More women’s cycling info is always a good thing as far as we are concerned. From the women who fought for the right to ride in the first place to those currently providing us with the thrilling racing we can’t do without—there is so much to celebrate about the gals making waves on two wheels.
With women’s cycling milestones and birthdays of some of our favourite riders aplenty, we’ve decided to make a round-up of just a few of the events that happened in Februarys past. We’d like to make this a regular instalment, so let us know what you think! After all, as women’s cycling develops more loyal fans worldwide, it is vital to understand how it all came to be.
Read on to discover what happened this month in women’s cycling history.
Born on February 15, 1820, Susan B. Anthony was an American social reformer and women’s rights activist who played a pivotal role in the women’s suffrage movement and was a fierce proponent of the bicycle. As she wrote in this oft-quoted declaration in 1896:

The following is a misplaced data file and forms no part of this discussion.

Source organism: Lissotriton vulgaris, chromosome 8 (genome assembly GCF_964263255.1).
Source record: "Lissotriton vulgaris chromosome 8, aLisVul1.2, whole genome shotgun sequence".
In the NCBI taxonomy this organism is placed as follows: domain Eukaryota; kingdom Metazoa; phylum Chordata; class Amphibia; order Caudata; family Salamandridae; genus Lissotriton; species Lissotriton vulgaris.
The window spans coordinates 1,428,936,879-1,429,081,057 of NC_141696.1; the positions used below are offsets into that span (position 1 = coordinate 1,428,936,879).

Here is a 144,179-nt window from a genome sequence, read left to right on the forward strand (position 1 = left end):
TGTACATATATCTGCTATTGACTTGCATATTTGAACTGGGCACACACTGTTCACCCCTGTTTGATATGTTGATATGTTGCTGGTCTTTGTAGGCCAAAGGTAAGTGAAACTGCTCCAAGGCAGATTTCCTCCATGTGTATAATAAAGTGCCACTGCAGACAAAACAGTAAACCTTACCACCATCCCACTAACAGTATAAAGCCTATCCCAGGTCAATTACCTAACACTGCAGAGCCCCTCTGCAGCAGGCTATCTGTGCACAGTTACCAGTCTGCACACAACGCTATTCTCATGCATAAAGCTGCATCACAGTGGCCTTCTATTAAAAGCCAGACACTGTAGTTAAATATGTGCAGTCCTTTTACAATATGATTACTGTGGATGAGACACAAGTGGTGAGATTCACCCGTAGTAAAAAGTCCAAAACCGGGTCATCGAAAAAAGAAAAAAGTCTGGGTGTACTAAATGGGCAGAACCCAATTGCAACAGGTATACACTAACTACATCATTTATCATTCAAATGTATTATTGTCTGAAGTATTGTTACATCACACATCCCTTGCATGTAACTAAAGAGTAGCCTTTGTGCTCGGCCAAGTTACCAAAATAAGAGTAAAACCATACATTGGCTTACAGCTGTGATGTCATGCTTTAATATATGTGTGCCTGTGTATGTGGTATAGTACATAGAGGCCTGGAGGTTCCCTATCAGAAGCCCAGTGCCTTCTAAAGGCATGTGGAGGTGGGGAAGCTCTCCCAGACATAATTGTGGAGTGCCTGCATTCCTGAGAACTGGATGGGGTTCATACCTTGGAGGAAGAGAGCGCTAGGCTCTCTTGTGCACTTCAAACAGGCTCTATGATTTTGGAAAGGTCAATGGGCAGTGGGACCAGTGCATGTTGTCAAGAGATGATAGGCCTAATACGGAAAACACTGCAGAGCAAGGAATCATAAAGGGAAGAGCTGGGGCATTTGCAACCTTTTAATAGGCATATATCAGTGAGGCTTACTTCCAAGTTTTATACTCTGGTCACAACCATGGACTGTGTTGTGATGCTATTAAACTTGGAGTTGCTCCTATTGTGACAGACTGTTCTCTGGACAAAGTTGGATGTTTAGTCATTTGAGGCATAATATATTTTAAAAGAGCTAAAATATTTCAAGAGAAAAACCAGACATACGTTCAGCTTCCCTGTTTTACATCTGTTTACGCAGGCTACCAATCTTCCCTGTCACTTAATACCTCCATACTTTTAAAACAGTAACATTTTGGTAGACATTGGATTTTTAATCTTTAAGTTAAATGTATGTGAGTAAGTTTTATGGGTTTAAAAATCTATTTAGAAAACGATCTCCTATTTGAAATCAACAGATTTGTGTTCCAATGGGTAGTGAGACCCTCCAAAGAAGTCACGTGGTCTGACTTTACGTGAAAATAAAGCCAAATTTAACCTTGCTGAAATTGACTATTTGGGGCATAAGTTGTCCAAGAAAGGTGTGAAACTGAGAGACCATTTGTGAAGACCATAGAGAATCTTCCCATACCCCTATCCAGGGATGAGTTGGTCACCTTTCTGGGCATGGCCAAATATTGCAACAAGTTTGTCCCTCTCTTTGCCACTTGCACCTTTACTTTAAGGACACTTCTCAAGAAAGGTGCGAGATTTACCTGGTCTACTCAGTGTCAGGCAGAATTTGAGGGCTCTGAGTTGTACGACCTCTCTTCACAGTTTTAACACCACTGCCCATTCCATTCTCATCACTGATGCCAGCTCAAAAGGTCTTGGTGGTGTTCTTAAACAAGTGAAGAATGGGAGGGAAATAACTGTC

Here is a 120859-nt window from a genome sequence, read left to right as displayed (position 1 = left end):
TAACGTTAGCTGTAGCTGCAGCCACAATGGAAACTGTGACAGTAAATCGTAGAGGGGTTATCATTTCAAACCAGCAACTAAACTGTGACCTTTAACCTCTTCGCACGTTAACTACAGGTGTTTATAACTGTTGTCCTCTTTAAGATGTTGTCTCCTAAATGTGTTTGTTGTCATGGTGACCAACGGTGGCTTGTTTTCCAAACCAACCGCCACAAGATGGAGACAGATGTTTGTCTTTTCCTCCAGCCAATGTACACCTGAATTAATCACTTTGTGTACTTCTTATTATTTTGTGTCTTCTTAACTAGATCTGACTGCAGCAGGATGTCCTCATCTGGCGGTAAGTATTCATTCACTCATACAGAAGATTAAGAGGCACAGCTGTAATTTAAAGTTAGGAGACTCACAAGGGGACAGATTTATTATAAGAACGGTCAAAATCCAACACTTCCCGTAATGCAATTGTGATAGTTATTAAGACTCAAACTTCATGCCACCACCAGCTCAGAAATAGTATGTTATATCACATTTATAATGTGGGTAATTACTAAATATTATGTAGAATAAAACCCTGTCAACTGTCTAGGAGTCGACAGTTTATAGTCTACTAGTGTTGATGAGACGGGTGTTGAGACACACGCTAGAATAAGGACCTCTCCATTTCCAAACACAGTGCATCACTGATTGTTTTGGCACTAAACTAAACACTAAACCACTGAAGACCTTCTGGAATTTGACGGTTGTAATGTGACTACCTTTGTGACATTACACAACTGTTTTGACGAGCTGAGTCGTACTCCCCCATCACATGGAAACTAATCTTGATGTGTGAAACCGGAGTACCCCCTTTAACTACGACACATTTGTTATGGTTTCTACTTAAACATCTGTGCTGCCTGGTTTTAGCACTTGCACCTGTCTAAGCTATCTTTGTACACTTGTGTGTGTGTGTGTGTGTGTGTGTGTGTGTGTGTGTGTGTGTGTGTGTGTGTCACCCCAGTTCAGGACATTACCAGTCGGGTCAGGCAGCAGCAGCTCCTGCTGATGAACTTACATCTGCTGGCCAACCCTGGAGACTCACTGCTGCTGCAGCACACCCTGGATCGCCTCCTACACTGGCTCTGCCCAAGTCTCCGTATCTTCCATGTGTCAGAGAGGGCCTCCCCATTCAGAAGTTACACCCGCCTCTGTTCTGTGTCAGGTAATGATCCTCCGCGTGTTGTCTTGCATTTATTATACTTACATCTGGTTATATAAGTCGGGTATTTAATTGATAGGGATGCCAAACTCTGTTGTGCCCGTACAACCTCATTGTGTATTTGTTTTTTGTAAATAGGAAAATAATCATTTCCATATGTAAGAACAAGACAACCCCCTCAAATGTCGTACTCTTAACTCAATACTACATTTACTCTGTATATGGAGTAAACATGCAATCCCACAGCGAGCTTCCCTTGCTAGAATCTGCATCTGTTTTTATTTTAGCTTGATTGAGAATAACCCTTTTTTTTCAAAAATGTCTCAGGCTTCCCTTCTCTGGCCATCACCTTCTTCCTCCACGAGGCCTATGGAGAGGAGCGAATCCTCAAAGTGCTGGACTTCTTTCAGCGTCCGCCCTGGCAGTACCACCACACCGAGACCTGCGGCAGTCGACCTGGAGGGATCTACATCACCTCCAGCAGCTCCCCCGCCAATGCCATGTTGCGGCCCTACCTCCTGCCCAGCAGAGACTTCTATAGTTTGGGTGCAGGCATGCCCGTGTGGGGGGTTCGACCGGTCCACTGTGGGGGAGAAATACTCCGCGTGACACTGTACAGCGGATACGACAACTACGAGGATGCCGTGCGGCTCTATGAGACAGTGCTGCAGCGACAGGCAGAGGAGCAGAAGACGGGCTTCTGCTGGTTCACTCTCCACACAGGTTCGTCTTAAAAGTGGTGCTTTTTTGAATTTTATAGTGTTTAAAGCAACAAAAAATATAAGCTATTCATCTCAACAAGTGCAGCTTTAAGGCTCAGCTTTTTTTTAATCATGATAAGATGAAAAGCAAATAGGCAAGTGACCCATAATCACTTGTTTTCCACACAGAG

“I think [the bicycle] has done more to emancipate women than any one thing in the world. I rejoice every time I see a woman ride by on a bike. It gives her a feeling of self-reliance and independence the moment she takes her seat; and away she goes, the picture of untrammelled womanhood.”
Surely many women cyclists would still endorse those feelings of self-reliance and independence, and for giving shape to that sentiment and so much more—Susan will always be a hero of women’s cycling.
Remember Annie Londonderry, the first woman to cycle around the world? Well, the events that would ultimately lead to her circumnavigating the globe kicked off in February of 1894. The inspiration for betting on a bicycle journey around the world likely came from a former Harvard student E. C. Pfeiffer. Under the pseudonym Paul Jones, he started bicycling in mid-February 1894, claiming to be attempting a trip around the world in one year on a $5,000 wager. Even though the bet was later revealed to be fake, it was what prompted two rich (and pompous) Boston men to allegedly wager $20,000 against $10,000 that no woman could travel around the world by bicycle in 15 months. Little did they know what they were getting themselves into. Read more about the Annie Londonderry story here.